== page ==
For a good number of years I spent my time intensely studying child development – what’s normal, what’s abnormal, and how parents can help or hinder development. It would seem that I would thusly be very well prepared to raise a child of my own, as I am considered an “expert” in the academic field of parenting. I think it may in actuality be the opposite, however. I know too much.
Mothering is instinctual. Our bodies, brains, and hormones all change in order to prepare us for our new roles. This allows us to be highly attuned to our babies, what they need, and how to fill those needs. It’s when we start to overthink things that problems arise, primary of which is our own stress.
When we know too much, we overanalyse every behaviour, every milestone (hit or missed), and our own responses. We think too much about what we should be doing rather than just following our instincts and our babies’ lead.
This is not just true for me but for most of the mothers that I speak to. This generation of mothers is over-educated in mothering. We read books, blogs, research articles and apps and can spit out facts on oxytocin, cortisol, sleep cycles, and separation anxiety, and can list the pros and cons of various strategies for sleep training and weaning. But does all of this knowledge translate into benefits for our babies? Probably. But I think it also causes us to try too hard to control things that can’t be controlled (see: babies) and tends us towards helicopter parenting and driving ourselves mad with stress and anxiety.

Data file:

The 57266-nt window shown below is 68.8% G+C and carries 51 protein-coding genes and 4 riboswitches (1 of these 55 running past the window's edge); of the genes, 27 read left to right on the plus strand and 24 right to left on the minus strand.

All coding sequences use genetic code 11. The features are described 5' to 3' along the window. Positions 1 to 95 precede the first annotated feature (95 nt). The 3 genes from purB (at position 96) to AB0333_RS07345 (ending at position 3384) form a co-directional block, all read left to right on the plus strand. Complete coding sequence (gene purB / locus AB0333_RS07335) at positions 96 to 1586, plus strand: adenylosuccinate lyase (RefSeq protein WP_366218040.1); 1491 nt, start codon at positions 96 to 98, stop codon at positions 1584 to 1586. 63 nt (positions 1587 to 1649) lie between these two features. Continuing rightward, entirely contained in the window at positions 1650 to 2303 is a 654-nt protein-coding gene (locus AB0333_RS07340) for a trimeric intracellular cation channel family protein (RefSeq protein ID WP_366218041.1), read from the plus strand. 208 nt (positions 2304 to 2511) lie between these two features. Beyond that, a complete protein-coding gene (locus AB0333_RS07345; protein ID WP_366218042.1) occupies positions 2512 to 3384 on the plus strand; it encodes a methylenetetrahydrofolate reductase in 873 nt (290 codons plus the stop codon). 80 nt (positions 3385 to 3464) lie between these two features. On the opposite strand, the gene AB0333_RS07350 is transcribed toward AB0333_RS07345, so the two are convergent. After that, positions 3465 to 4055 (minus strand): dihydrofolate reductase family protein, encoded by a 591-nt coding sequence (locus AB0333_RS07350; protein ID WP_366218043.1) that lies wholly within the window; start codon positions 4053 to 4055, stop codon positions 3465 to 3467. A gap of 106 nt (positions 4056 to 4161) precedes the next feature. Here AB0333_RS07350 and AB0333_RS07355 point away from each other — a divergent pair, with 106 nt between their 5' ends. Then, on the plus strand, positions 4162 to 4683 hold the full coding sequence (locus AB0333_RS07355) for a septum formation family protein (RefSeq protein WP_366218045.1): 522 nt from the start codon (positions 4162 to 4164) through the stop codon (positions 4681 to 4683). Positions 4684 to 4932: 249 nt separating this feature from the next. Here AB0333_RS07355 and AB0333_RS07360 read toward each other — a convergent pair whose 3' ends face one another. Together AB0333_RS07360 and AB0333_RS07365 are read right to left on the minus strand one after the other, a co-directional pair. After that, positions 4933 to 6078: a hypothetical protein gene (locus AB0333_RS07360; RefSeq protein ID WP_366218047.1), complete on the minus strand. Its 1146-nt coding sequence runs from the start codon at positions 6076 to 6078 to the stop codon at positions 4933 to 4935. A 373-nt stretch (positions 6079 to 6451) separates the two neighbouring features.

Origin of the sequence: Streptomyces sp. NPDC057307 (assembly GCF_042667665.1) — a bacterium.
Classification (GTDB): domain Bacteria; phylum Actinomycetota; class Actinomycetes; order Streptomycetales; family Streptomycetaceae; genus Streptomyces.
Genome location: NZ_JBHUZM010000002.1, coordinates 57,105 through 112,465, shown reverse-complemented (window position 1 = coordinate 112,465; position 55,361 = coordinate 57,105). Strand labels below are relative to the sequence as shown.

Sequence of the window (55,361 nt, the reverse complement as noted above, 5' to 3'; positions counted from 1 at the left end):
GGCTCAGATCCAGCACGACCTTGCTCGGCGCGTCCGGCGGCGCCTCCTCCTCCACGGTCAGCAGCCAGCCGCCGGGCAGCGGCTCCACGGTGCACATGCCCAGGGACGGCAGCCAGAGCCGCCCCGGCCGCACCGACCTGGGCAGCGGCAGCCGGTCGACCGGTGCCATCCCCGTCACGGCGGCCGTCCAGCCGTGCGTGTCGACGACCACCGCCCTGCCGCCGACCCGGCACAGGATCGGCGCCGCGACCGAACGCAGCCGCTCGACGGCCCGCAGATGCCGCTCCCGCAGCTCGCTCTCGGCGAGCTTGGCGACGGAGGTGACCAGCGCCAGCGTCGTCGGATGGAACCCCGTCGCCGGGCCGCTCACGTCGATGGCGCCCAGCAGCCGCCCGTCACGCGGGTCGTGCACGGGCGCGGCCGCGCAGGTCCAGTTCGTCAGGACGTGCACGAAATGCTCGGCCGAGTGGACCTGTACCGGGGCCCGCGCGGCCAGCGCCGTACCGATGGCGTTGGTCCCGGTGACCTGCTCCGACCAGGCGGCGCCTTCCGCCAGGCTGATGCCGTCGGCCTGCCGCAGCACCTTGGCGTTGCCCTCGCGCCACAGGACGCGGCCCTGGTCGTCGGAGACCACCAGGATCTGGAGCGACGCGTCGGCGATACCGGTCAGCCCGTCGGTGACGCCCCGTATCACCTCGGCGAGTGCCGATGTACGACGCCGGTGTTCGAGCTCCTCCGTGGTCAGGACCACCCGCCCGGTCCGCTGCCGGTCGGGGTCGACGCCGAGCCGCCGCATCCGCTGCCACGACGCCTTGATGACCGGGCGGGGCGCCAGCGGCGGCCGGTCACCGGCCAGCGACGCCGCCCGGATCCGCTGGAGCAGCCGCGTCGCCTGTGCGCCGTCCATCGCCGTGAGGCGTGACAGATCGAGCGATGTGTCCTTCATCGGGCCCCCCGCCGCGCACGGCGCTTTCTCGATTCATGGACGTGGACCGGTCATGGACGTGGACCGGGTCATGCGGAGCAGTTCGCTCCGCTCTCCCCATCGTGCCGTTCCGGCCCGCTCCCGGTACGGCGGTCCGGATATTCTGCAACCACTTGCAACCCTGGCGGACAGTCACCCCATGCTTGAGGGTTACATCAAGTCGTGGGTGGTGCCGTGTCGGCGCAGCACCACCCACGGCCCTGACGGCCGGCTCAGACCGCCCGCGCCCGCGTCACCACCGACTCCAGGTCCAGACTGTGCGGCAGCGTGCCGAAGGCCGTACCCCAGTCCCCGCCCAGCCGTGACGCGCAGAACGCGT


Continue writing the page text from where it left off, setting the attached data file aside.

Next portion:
Our intentions are good, we do it to ensure the best possible outcomes for our children. And the information we can gain from research will hopefully help us instill empathy, morality, drive, work ethic, and all other positive traits we aspire for our offspring. But we also need to take a step back sometimes and trust ourselves and our babies over what we read. A fundamental truth is that all children are different and all parent-child relationships are different and although we can be informed by research, ultimately we need to listen to our own instincts about what is right for our own individual circumstances. Research is important because it allows us to make informed decisions, but it’s most important to do what makes you and your little one happy 😊